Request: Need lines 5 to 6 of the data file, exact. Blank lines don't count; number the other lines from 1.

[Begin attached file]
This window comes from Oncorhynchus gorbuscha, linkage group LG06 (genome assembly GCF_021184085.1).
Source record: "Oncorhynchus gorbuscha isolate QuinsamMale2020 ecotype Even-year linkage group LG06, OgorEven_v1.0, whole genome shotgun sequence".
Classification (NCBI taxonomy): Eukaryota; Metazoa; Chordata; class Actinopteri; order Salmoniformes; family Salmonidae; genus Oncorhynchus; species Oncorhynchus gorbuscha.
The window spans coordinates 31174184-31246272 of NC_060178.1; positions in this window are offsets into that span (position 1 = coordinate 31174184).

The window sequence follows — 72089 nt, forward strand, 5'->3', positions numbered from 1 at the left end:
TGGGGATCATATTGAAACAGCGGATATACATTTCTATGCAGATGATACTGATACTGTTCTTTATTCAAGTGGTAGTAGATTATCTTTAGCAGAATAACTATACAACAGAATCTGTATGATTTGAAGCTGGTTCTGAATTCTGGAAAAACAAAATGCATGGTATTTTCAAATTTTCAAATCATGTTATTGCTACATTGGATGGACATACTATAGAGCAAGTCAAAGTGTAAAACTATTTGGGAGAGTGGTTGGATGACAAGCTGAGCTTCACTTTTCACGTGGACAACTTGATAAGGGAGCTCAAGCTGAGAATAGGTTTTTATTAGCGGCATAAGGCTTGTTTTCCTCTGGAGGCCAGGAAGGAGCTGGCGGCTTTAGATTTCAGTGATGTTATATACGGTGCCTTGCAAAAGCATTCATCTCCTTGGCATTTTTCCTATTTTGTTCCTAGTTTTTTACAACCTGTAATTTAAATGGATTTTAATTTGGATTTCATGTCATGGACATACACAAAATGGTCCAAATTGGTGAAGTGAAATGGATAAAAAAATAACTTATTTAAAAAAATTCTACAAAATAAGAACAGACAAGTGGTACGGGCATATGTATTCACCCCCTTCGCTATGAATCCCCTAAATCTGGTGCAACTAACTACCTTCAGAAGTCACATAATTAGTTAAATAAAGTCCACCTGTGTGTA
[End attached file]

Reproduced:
The window sequence follows — 72089 nt, forward strand, 5'->3', positions numbered from 1 at the left end:
TGGGGATCATATTGAAACAGCGGATATACATTTCTATGCAGATGATACTGATACTGTTCTTTATTCAAGTGGTAGTAGATTATCTTTAGCAGAATAACTATACAACAGAATCTGTATGATTTGAAGCTGGTTCTGAATTCTGGAAAAACAAAATGCATGGTATTTTCAAATTTTCAAATCATGTTATTGCTACATTGGATGGACATACTATAGAGCAAGTCAAAGTGTAAAACTATTTGGGAGAGTGGTTGGATGACAAGCTGAGCTTCACTTTTCACGTGGACAACTTGATAAGGGAGCTCAAGCTGAGAATAGGTTTTTATTAGCGGCATAAGGCTTGTTTTCCTCTGGAGGCCAGGAAGGAGCTGGCGGCTTTAGATTTCAGTGATGTTATATACGGTGCCTTGCAAAAGCATTCATCTCCTTGGCATTTTTCCTATTTTGTTCCTAGTTTTTTACAACCTGTAATTTAAATGGATTTTAATTTGGATTTCATGTCATGGACATACACAAAATGGTCCAAATTGGTGAAGTGAAATGGATAAAAAAATAACTTATTTAAAAAAATTCTACAAAATAAGAACAGACAAGTGGTACGGGCATATGTATTCACCCCCTTCGCTATGAATCCCCTAAATCTGGTGCAACTAACTACCTTCAGAAGTCACATAATTAGTTAAATAAAGTCCACCTGTGTGTA